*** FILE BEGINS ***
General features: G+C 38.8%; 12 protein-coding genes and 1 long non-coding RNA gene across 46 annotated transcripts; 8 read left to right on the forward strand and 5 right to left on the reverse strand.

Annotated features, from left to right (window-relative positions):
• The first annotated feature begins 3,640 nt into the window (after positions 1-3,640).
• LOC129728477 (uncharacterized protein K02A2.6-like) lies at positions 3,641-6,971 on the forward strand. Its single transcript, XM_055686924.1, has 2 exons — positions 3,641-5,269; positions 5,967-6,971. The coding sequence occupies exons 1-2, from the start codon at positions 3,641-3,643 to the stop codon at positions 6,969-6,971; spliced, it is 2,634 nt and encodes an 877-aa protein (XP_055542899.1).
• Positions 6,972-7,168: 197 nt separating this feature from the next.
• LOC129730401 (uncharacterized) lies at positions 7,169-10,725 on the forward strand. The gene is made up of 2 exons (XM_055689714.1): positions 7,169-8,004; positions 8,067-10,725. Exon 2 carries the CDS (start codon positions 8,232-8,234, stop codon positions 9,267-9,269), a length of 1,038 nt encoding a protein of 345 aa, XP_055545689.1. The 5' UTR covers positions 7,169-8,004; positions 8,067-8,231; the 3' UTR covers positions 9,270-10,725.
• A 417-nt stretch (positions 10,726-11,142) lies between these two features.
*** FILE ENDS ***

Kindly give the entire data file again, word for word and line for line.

General features: G+C 38.8%; 12 protein-coding genes and 1 long non-coding RNA gene across 46 annotated transcripts; 8 read left to right on the forward strand and 5 right to left on the reverse strand.

Annotated features, from left to right (window-relative positions):
• The first annotated feature begins 3,640 nt into the window (after positions 1-3,640).
• LOC129728477 (uncharacterized protein K02A2.6-like) lies at positions 3,641-6,971 on the forward strand. Its single transcript, XM_055686924.1, has 2 exons — positions 3,641-5,269; positions 5,967-6,971. The coding sequence occupies exons 1-2, from the start codon at positions 3,641-3,643 to the stop codon at positions 6,969-6,971; spliced, it is 2,634 nt and encodes an 877-aa protein (XP_055542899.1).
• Positions 6,972-7,168: 197 nt separating this feature from the next.
• LOC129730401 (uncharacterized) lies at positions 7,169-10,725 on the forward strand. The gene is made up of 2 exons (XM_055689714.1): positions 7,169-8,004; positions 8,067-10,725. Exon 2 carries the CDS (start codon positions 8,232-8,234, stop codon positions 9,267-9,269), a length of 1,038 nt encoding a protein of 345 aa, XP_055545689.1. The 5' UTR covers positions 7,169-8,004; positions 8,067-8,231; the 3' UTR covers positions 9,270-10,725.
• A 417-nt stretch (positions 10,726-11,142) lies between these two features.